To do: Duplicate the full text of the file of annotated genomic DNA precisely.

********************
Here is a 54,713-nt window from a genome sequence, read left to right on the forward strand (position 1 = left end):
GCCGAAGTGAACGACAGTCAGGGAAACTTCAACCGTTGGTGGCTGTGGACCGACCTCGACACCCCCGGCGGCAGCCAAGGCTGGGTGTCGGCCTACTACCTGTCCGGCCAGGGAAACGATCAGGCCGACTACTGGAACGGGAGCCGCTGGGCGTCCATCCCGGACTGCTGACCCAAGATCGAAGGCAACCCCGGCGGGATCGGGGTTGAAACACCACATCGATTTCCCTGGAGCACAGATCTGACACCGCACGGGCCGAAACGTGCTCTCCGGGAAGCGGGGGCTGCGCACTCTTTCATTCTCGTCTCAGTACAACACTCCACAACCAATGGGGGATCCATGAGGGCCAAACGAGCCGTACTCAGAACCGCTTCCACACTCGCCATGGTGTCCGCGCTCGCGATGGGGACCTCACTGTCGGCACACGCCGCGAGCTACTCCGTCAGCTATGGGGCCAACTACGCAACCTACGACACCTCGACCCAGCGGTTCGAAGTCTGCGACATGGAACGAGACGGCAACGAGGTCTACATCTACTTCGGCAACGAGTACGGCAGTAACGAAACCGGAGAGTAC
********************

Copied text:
Here is a 54,713-nt window from a genome sequence, read left to right on the forward strand (position 1 = left end):
GCCGAAGTGAACGACAGTCAGGGAAACTTCAACCGTTGGTGGCTGTGGACCGACCTCGACACCCCCGGCGGCAGCCAAGGCTGGGTGTCGGCCTACTACCTGTCCGGCCAGGGAAACGATCAGGCCGACTACTGGAACGGGAGCCGCTGGGCGTCCATCCCGGACTGCTGACCCAAGATCGAAGGCAACCCCGGCGGGATCGGGGTTGAAACACCACATCGATTTCCCTGGAGCACAGATCTGACACCGCACGGGCCGAAACGTGCTCTCCGGGAAGCGGGGGCTGCGCACTCTTTCATTCTCGTCTCAGTACAACACTCCACAACCAATGGGGGATCCATGAGGGCCAAACGAGCCGTACTCAGAACCGCTTCCACACTCGCCATGGTGTCCGCGCTCGCGATGGGGACCTCACTGTCGGCACACGCCGCGAGCTACTCCGTCAGCTATGGGGCCAACTACGCAACCTACGACACCTCGACCCAGCGGTTCGAAGTCTGCGACATGGAACGAGACGGCAACGAGGTCTACATCTACTTCGGCAACGAGTACGGCAGTAACGAAACCGGAGAGTAC